These days, imaging is conducted across different regions of the electromagnetic spectrum. Humans see in a certain range of this spectrum, the visible spectrum. And so if you have a camera and you take a photograph of your dog, that’s a visible photograph. That’s one of the things spy aircraft do. They take regular photographs, although they have very good zoom capabilities to be able to magnify what they’re seeing quite a lot.
But you can also gather different kinds of information in other parts of the electromagnetic spectrum. Another fairly well-known one is infrared. If it’s nighttime, a camera operating in the visible part of the spectrum is not going to show you anything. It’s all going to be dark. But an infrared camera can pick up things from heat in the dark.
How do these balloons navigate?
Most of these balloons literally go where the wind blows. There can be a little bit of navigation, but there are certainly not people aboard them. They are at the mercy of whatever the weather is. They sometimes have guiding apparatus on them that change a balloon’s altitude to catch winds going in particular directions. But it’s pretty much wherever the wind’s blowing, that’s where you’re going.
There are machine learning-types of approaches that would seek to optimize your path, so that if you’re trying to get from A to B, you can get closer. But if the prevailing winds are just going completely in the opposite direction to where you want to go, there’s really no way to get there with a balloon.
What are the limits to a nation’s airspace? At what altitude does it become space and anybody’s right to be there?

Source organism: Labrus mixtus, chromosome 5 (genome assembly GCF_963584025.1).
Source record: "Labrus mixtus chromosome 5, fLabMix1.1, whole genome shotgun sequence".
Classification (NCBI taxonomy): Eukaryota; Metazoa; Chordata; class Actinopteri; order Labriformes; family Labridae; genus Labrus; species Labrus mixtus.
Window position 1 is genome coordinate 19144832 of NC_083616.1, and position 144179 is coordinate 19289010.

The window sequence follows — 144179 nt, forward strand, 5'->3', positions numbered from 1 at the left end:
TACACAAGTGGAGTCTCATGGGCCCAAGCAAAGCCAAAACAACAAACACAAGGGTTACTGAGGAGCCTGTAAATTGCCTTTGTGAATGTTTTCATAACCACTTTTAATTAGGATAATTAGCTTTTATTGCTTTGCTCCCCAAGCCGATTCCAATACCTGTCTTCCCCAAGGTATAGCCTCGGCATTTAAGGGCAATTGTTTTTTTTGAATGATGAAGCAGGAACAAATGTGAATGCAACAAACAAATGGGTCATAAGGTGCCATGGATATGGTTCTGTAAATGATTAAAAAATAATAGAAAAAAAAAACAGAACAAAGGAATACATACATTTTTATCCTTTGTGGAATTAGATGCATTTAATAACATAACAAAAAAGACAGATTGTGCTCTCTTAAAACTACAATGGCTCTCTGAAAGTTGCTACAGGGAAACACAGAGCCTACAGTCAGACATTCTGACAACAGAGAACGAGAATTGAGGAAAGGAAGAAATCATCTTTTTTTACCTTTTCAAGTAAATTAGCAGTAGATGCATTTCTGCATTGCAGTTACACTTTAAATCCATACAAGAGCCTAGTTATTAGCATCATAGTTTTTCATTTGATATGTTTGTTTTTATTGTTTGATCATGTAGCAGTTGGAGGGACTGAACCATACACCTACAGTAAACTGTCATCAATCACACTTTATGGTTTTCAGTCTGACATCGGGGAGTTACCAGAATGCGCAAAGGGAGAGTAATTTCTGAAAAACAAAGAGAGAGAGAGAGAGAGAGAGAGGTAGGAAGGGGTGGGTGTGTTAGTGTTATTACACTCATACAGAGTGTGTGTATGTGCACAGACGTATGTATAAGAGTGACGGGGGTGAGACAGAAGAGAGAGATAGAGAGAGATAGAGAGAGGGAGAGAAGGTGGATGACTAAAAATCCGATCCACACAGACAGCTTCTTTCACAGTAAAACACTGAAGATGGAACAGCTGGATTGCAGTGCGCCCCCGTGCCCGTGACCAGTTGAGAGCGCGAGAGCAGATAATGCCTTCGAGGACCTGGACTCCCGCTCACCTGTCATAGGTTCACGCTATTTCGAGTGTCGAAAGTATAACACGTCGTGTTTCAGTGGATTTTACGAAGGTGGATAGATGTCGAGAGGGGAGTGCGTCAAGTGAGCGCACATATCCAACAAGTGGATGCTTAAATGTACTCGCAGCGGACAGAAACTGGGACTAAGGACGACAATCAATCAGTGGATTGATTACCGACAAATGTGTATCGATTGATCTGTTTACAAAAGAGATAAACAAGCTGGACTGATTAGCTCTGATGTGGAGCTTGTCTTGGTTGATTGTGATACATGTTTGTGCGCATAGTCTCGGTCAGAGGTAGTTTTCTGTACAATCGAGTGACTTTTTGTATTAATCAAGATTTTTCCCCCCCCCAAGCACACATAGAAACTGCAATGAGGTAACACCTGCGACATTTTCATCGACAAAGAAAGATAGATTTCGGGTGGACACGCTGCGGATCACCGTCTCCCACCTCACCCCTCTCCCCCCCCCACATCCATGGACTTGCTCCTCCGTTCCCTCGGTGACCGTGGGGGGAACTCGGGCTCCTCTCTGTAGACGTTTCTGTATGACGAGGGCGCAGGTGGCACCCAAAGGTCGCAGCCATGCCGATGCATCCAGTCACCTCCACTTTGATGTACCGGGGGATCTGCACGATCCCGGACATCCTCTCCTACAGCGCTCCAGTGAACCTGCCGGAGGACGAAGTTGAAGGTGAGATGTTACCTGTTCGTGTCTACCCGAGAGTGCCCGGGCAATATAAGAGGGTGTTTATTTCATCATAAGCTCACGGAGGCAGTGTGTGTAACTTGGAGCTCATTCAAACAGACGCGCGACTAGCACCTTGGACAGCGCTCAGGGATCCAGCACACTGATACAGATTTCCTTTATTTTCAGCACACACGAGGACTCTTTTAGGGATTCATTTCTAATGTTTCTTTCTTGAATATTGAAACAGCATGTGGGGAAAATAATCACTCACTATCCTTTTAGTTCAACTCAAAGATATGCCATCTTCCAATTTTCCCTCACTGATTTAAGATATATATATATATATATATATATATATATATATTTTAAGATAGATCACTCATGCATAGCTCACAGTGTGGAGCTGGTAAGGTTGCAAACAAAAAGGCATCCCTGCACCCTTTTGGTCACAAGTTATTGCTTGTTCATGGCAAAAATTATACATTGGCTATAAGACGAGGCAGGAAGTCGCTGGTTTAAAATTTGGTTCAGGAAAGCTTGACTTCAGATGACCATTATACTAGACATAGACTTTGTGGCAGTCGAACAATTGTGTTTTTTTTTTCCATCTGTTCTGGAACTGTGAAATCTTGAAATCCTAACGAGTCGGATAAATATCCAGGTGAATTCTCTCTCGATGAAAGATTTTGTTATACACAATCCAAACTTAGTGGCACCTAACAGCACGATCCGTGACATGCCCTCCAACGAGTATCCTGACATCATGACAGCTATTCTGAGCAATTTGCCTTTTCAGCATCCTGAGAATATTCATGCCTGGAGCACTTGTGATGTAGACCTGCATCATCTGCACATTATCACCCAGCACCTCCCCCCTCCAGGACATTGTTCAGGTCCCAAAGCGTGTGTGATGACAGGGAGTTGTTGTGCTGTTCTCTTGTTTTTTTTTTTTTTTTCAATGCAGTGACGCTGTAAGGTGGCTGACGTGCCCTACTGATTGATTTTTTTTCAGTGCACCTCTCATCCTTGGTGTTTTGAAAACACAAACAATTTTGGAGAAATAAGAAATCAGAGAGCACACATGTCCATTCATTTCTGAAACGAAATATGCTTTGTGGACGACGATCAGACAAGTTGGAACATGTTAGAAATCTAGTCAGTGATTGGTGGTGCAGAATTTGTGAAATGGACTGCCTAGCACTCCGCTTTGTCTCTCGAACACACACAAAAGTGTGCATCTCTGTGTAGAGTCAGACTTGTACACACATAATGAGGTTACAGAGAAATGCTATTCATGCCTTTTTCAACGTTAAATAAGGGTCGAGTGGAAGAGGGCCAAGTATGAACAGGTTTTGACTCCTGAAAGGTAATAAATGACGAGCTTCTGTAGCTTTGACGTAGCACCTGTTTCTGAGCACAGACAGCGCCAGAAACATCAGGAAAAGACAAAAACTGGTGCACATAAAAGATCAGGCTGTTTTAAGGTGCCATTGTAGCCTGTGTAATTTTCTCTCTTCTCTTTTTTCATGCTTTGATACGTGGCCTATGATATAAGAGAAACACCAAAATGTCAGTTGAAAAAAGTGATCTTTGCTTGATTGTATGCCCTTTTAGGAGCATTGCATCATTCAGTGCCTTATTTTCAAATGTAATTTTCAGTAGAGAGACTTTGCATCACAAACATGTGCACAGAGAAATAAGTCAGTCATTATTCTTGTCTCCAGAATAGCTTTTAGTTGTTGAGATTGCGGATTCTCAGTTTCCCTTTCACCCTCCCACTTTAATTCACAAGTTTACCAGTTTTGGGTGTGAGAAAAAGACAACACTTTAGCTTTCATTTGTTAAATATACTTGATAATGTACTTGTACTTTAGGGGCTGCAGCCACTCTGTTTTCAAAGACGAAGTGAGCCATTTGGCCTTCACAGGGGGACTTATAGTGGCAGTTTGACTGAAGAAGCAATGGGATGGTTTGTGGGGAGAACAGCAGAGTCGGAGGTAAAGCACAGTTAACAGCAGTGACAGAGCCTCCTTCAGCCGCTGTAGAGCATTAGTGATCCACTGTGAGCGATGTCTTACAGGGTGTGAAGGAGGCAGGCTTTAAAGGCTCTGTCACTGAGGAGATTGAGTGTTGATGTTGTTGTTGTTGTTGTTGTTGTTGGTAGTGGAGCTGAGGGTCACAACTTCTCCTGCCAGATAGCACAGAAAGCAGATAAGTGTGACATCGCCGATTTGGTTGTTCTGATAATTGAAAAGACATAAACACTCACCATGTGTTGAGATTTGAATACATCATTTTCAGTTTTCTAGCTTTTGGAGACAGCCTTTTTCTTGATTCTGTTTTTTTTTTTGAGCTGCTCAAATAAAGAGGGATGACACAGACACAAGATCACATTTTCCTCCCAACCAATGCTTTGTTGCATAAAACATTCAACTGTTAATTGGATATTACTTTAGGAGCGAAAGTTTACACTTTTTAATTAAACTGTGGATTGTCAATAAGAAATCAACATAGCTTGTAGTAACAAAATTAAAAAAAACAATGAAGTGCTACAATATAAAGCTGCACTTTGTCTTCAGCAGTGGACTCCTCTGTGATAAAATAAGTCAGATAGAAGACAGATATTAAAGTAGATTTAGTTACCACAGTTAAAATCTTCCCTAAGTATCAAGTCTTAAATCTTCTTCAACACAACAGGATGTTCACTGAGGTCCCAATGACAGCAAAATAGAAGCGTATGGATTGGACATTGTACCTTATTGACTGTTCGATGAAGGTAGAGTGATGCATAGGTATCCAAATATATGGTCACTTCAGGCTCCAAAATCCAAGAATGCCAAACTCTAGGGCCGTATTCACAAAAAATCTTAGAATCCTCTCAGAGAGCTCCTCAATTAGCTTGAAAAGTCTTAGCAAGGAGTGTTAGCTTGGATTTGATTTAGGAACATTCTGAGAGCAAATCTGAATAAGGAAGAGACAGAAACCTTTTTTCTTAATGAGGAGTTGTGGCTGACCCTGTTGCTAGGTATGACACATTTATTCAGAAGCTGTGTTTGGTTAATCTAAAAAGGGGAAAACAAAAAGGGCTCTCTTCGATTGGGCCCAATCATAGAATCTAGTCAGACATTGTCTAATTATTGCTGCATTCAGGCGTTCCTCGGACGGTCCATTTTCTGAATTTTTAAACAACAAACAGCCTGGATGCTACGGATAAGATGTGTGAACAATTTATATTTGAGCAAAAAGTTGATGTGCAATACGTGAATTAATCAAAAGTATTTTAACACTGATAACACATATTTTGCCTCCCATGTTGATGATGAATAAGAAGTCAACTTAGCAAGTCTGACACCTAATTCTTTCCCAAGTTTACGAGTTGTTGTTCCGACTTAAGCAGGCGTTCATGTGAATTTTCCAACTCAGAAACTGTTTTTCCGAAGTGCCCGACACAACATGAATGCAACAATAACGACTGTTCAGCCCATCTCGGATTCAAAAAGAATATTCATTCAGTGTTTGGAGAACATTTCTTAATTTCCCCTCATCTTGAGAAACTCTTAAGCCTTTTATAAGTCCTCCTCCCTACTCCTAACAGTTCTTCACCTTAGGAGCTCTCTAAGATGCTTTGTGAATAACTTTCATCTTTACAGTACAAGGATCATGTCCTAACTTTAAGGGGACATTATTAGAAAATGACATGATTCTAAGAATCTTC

There is an internationally accepted boundary called the Kármán Line at 62 miles (100 kilometers) altitude. This balloon is well below that, so it is absolutely, definitely in U.S. airspace.
Which countries are known to be using spy balloons?
The Pentagon has had programs over the last few decades studying balloons, different aspects of what can be done with balloons that couldn’t be in the past. Maybe they’re bigger, maybe they can go higher in the atmosphere so they’re more difficult to shoot down or disable. Maybe they could be more persistent. But I’m not aware of any countries actively using spy balloons these days. There have been unconfirmed reports of potential spy balloons in Asia that have been attributed to China.
The U.S. flew many balloons over the Soviet Union in the 1940s and 1950s, and those were eventually replaced by the high-altitude spy airplanes, the U-2s, and they were subsequently replaced by satellites.
I’m sure a number of countries around the world have periodically gone back to reevaluate: Are there other things we could do now with balloons that we couldn’t do before? Do they close some gaps we have from satellites and airplanes?
What does that say about the nature of this balloon, which China confirmed is theirs?
China has complained for many years about the U.S. spying on China through satellites, through ships. And China is also well known for engaging in somewhat provocative behavior, like in the South China Sea, sailing close to other nations’ boundaries and saber-rattling. I think it falls into that category.
The balloon doesn’t pose any real threat to the U.S. I think sometimes China is just experimenting to see how far they can push things. This isn’t really very advanced technology. It’s not serving any real military purpose. I think it’s much more likely some kind of political message.
Iain Boyd, Professor of Aerospace Engineering Sciences, University of Colorado Boulder
This article is republished from The Conversation under a Creative Commons license. Read the original article.